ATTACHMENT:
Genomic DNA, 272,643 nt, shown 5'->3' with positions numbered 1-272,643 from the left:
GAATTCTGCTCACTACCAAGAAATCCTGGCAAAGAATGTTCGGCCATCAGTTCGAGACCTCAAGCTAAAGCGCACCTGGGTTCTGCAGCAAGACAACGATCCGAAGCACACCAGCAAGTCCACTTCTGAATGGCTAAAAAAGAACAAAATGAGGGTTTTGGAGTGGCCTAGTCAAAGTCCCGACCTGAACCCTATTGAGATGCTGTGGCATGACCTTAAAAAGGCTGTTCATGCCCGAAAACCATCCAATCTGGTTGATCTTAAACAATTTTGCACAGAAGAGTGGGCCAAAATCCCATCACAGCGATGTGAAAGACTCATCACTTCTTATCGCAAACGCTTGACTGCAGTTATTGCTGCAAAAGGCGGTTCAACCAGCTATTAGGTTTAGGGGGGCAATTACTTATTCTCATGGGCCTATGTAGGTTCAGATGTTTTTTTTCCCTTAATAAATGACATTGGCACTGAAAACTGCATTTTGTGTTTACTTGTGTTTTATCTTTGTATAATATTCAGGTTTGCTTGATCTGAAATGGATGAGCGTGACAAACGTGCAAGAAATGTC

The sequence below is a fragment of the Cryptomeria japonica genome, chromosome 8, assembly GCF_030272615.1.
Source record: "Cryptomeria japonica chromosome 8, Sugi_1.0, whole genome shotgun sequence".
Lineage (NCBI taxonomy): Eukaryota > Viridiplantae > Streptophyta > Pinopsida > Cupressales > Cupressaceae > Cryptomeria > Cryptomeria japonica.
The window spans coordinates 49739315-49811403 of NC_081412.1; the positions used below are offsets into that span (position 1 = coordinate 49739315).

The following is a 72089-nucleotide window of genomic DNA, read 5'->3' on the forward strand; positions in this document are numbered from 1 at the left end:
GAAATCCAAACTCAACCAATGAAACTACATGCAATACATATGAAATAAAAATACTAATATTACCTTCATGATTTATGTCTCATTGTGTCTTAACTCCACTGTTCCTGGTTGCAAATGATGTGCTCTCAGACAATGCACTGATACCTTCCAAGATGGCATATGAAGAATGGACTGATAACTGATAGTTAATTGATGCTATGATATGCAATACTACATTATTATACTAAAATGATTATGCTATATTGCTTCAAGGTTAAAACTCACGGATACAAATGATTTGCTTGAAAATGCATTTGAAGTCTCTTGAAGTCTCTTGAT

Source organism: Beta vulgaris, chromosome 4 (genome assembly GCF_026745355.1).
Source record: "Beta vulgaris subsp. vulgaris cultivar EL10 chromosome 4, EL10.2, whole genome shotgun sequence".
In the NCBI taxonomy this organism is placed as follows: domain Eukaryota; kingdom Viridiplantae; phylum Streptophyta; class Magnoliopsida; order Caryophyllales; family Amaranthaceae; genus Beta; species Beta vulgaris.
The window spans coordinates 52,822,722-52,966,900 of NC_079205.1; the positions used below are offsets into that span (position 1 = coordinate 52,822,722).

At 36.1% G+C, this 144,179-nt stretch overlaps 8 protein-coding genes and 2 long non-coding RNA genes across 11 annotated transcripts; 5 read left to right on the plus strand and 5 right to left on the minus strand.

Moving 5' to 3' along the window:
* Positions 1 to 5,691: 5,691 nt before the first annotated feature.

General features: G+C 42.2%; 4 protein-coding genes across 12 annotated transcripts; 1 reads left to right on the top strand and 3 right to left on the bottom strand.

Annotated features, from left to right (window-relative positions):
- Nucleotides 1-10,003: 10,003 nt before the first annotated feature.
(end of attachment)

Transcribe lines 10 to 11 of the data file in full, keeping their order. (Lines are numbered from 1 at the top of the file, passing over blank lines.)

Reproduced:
Source record: "Beta vulgaris subsp. vulgaris cultivar EL10 chromosome 4, EL10.2, whole genome shotgun sequence".
In the NCBI taxonomy this organism is placed as follows: domain Eukaryota; kingdom Viridiplantae; phylum Streptophyta; class Magnoliopsida; order Caryophyllales; family Amaranthaceae; genus Beta; species Beta vulgaris.